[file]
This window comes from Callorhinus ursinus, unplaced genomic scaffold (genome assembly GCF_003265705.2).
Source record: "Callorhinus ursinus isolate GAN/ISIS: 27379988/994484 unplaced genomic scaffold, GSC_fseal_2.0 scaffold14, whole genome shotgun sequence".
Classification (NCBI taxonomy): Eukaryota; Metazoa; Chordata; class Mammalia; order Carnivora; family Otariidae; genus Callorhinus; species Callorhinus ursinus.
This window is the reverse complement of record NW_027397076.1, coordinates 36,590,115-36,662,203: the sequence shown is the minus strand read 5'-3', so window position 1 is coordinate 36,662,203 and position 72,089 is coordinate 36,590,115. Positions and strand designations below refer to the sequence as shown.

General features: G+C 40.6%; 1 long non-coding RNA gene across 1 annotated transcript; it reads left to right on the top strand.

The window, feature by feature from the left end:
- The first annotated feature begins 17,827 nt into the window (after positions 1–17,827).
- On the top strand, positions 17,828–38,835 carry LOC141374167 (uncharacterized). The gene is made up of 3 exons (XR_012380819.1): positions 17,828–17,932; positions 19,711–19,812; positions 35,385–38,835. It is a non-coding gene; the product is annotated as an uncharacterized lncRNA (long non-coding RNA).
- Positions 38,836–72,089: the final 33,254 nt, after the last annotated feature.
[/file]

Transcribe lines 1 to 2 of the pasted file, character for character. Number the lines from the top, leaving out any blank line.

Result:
This window comes from Callorhinus ursinus, unplaced genomic scaffold (genome assembly GCF_003265705.2).
Source record: "Callorhinus ursinus isolate GAN/ISIS: 27379988/994484 unplaced genomic scaffold, GSC_fseal_2.0 scaffold14, whole genome shotgun sequence".